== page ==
Photo © 2009. Nannette Bertschy & Ann Moradian.

looking at the world and challenging our assumptions, definitions and creation of it through the lense of the body, movement, the arts and science.

Friday, December 26, 2014

IMPRESSIONS FROM FRANCE: Xavier Le Roy's "Sans Titre"

at Théâtre de la Cité International, Paris
as part of the Festival d'Automne
December 8-13, 2014

Xavier Le Roy has not made his new work Sans Titre for us, the audience. He has made it for himself, for the sheer pleasure he gets out of seeing how we respond as he breaks theatrical conventions and protocols. He does not seem to be interested in anything about his work except our reaction. In this regard, as a scientist conducting an experiment, he is very sincere… MORE

Photo © Jamie North.

Saturday, December 20, 2014


Dance, Art, and a Fashion House Collaborate
"New Settings" presented in Paris at
Théâtre de la Cité internationale
November 3-15, 2014

“A business generating nothing but profits is poor indeed.” - Pierre Alexis Dumas, President of the Fondation d’entreprise Hermès

I went to see each of the five works that were funded this year by the Hermès Foundation's "New Settings" program. This program supports performance projects that bring visual and performing artists together in what we in the US would refer to as “a collaboration.” The aim is to expose these artists to new skills, to “spark a dialogue between their creative processes” and enable new forms to emerge. The criterion is excellence.

It is an interesting bit of not entirely useless information that the word “collaboration” is colored here in France with strongly negative memories of Nazi ‘cooperation’ during WWII. In all of the written material on New Settings there is not one reference to artistic collaboration, and yet, from a US-based English language perspective, this is what New Settings is all about: coming together as a team with diverse skills to explore and create new works and new forms… MORE (to read the article on New Settings, click here)

I was astonished by the beauty of the feather saddle that was in the showroom window when I went in to interview Catherine Tsekenis, the Director of the fashion house's foundation.

Tuesday, December 9, 2014

Movement Journey

You are invited on a Movement Journey with Ann Moradian. Incorporating elements from yoga, dance, the martial arts and improvisation, we'll release old patterns, habits and ideas and meet and embrace the new.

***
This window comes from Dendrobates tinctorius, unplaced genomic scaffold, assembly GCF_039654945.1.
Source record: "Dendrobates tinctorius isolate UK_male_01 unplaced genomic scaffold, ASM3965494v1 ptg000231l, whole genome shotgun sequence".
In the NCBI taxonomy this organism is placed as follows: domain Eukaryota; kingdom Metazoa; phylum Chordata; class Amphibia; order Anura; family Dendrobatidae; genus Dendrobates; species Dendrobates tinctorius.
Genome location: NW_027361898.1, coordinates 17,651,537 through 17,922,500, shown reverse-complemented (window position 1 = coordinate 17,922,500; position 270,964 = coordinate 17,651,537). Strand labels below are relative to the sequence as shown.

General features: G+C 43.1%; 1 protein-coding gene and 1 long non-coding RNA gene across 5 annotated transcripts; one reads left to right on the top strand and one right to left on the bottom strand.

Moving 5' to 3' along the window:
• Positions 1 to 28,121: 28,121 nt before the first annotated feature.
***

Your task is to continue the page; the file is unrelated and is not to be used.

10 January 2015, 14h-16h
Paris Yoga Shala (M° George V), 40€
9 rue Magellan, 75008 Paris
Registration requested, but drop-ins welcome.

Friday, November 28, 2014

Moving into Autumn

Ann Moradian is a series of photos by Alex Vanagas.
Moving into Autumn

Struck. Photo © Alex Vanagas.

Part of the Web. Photo © Alex Vanagas.

Calling the Sun. Photo © Alex Vanagas.

Monday, September 15, 2014


A Reflection on:
The Art of Dale Chihuly in the Denver Botanic Gardens
June 14 - November 30, 2014

© Text and photos by Ann Moradian. All rights reserved.

Strolling through the Denver Botanic Gardens in August at noon might not always be the best idea. The sun can be brutal and unforgiving. It often feels like the desert begins in your own back yard. But this year Colorado had rain, and I think we hit the gardens in the midst of the most glorious week possible. Everything was a-bloom and a-blossom.

Not even to mention the Chihuly Exhibit! A riot of blown glass of all colors poking out, weaving through, nesting, preening, sprouting, flaring, pulsing…

… shimmering. By the time we turned the first corner on the path, everyone we met was beaming with delight. You couldn't help but smile at the beauty and the whimsy.

We passed alongside proper corridors of cut grass, with large classical vases gushing little white flowers. Strange red and yellow lily pads floated on a dark pool of water, partly hiding the reflection of a towering nest of opaque pink glass.

There were crowds of people, but they seemed to disappear in the silent cacophony of flowers and leaves and sunlight. Just a gentle breeze now and then wafting through, with an occasional burst of laughter or chatter -- more like the sound of birds than people.

I found myself marveling at the fine artistry at work almost everywhere -- the color combinations, the embrace of each garden as we weaved through the shifting life and landscapes -- even our pathways.

The Japanese Garden is the only place that felt a bit staid (unlike Portland's Japanese Garden, which is the best I have seen so far in the US). But Chihuly went to work here as well, with dozens of floating pods reflecting quietly on the water's surface. Variations in blue that deepen and lighten according to the shifting sky.

I was fascinated, again and again, by the reflections. This was multiplied tenfold by Chihuly's installations: the interplay of the art with the garden, the flowers, the terrain, the color of the sky and the light bouncing off of or seeping into the glass, the shadows caressing or looming over the layers below...

...and above all (or below all) the images cast on and through the water. It was a feast for the soul, as the eyes tried to take in everything all at once: the most obvious and tangible first, then surface reflections and shadows… then the layer beneath the water… The wind would ripple across the water, and everything came alive in its own strange dance.

We came upon "Monet's Garden", a masterpiece of sky and water, glass and plant life. I can imagine sitting here days on end, simply watching the surface of the water change with the shifting sky.